• Feel free to sketch something out - Don’t be afraid to step up to a whiteboard or pull out a sheet of paper and sketch something out. Again, how you think through problems is the most important thing to demonstrate, so if sketching something out helps your thought process, by all means do so.
  • Use assumptions to estimate your answer - Interviewers like to see how you use assumptions to estimate an answer. For instance, if answering the question of how many gas stations there are in the United States, using the number of people in the United States and making assumptions on number of people per gas station would be one means of estimating the number of gas stations.
  • Stay concise and avoid babbling – Verbalizing your thought process is good, but try to keep things concise and avoid babbling or random verbalizing. If you need to stop for a few seconds to collect your thoughts, do so.
  • Don’t panic – If you get one of these questions, don’t panic. Take a deep breath, think about it for a few seconds, and have fun with your answer. Yes, you’re being interviewed for a job that you’d really like, but in the big scheme of things it’s just a job. Keep calm and let your creative juices flow.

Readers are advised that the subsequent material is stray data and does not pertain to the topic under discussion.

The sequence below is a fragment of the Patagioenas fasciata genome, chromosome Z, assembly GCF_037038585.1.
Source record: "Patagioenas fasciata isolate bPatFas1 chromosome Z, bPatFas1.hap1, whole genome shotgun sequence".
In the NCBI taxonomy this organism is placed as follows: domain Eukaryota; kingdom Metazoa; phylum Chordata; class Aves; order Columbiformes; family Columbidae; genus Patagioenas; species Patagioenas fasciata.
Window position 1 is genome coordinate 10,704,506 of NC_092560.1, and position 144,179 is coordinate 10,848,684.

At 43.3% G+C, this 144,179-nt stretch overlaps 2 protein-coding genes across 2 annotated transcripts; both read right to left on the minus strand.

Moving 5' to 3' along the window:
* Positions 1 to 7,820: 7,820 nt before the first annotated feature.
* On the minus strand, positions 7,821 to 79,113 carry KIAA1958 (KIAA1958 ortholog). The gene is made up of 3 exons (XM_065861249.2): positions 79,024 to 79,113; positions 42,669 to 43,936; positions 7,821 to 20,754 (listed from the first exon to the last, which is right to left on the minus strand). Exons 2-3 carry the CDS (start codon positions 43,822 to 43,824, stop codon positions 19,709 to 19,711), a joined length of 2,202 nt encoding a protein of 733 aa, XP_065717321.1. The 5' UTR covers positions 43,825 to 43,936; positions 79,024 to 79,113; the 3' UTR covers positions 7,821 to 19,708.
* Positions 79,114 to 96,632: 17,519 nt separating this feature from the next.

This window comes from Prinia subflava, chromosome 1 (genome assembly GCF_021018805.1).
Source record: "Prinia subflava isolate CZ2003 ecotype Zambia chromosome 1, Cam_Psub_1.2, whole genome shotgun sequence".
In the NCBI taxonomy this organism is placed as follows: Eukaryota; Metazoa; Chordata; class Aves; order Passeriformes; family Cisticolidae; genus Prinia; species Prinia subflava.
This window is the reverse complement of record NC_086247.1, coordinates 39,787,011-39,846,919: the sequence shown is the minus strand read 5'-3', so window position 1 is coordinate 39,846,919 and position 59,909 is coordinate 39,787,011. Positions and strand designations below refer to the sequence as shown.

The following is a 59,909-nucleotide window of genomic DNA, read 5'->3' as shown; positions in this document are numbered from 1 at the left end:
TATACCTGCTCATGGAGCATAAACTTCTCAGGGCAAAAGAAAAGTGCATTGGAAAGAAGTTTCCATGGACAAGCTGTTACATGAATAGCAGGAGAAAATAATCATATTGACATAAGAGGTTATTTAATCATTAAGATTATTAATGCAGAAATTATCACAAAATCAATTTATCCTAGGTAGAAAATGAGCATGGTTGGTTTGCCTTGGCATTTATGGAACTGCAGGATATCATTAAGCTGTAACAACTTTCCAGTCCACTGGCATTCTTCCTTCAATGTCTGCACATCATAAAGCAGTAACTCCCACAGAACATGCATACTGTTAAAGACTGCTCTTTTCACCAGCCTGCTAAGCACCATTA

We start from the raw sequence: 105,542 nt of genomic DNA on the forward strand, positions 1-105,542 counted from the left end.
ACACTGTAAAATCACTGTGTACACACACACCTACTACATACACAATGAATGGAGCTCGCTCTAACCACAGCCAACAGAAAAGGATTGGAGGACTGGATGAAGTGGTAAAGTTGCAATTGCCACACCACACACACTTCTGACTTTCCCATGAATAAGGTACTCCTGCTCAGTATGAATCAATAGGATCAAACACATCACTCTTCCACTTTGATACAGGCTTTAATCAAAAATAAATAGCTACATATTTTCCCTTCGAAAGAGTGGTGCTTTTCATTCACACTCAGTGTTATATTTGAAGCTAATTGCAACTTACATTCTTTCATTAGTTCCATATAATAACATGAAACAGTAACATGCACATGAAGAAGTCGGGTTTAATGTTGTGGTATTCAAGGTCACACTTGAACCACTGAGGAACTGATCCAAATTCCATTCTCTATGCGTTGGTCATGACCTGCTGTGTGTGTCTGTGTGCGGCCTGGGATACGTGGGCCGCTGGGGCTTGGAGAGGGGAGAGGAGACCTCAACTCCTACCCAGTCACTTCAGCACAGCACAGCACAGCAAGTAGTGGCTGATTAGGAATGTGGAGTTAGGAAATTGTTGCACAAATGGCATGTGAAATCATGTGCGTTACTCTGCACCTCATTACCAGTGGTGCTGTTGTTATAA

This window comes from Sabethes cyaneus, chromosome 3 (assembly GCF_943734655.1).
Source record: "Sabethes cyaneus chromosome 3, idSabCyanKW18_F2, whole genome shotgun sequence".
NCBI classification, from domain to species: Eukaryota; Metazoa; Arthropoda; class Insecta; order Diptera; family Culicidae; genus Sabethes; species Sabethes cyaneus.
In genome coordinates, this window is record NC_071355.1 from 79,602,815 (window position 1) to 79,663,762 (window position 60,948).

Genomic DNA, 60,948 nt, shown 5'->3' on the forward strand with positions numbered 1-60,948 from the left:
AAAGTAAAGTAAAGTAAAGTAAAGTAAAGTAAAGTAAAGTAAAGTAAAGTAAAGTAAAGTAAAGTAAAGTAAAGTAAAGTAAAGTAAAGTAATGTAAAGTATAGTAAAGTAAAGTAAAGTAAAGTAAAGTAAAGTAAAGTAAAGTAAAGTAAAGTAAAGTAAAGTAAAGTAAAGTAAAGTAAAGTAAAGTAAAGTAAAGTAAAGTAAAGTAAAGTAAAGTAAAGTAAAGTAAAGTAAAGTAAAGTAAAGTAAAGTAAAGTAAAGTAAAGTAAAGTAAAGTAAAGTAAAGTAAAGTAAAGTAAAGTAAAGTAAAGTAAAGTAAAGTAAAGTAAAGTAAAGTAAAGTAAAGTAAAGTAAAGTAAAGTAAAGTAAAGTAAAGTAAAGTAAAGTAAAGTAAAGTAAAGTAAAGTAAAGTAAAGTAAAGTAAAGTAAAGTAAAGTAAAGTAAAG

• Don’t insult the interviewer – During one interview I asked an interviewee how he would go about testing a toaster. The interviewee asked what relevance the question had to the job and told me that it was a dumb question. The interviewee’s response told me everything I needed to know and made my hiring decision very easy. Insulting the interviewer will only demonstrate arrogance on your part. Don’t do it.

Expect that you’ll be asked oddball questions. Remember that they are intended to see how you think, how creative you are, and how you respond under pressure. Just stay calm, verbalize your thought process, show some creativity, and have fun with your answer. You’ll get your point across to your interviewer and will make a positive impression that can mean the difference between being hired and being passed over. Oh and for the answer to “Why are manhole covers round?”, it’s the only shape that won’t fall through the hole when tilted.